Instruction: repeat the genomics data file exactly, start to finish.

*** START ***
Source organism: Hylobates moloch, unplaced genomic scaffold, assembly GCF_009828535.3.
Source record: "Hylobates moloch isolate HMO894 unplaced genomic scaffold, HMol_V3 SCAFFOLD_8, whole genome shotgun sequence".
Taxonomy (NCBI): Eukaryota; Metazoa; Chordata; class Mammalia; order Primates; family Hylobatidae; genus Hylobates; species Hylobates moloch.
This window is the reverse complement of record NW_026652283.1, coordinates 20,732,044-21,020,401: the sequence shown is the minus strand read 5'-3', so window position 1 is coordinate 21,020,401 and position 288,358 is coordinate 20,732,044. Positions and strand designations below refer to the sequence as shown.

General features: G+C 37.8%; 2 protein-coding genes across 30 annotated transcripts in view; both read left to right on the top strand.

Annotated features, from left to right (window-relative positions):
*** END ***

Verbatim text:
Source organism: Hylobates moloch, unplaced genomic scaffold, assembly GCF_009828535.3.
Source record: "Hylobates moloch isolate HMO894 unplaced genomic scaffold, HMol_V3 SCAFFOLD_8, whole genome shotgun sequence".
Taxonomy (NCBI): Eukaryota; Metazoa; Chordata; class Mammalia; order Primates; family Hylobatidae; genus Hylobates; species Hylobates moloch.
This window is the reverse complement of record NW_026652283.1, coordinates 20,732,044-21,020,401: the sequence shown is the minus strand read 5'-3', so window position 1 is coordinate 21,020,401 and position 288,358 is coordinate 20,732,044. Positions and strand designations below refer to the sequence as shown.

General features: G+C 37.8%; 2 protein-coding genes across 30 annotated transcripts in view; both read left to right on the top strand.

Annotated features, from left to right (window-relative positions):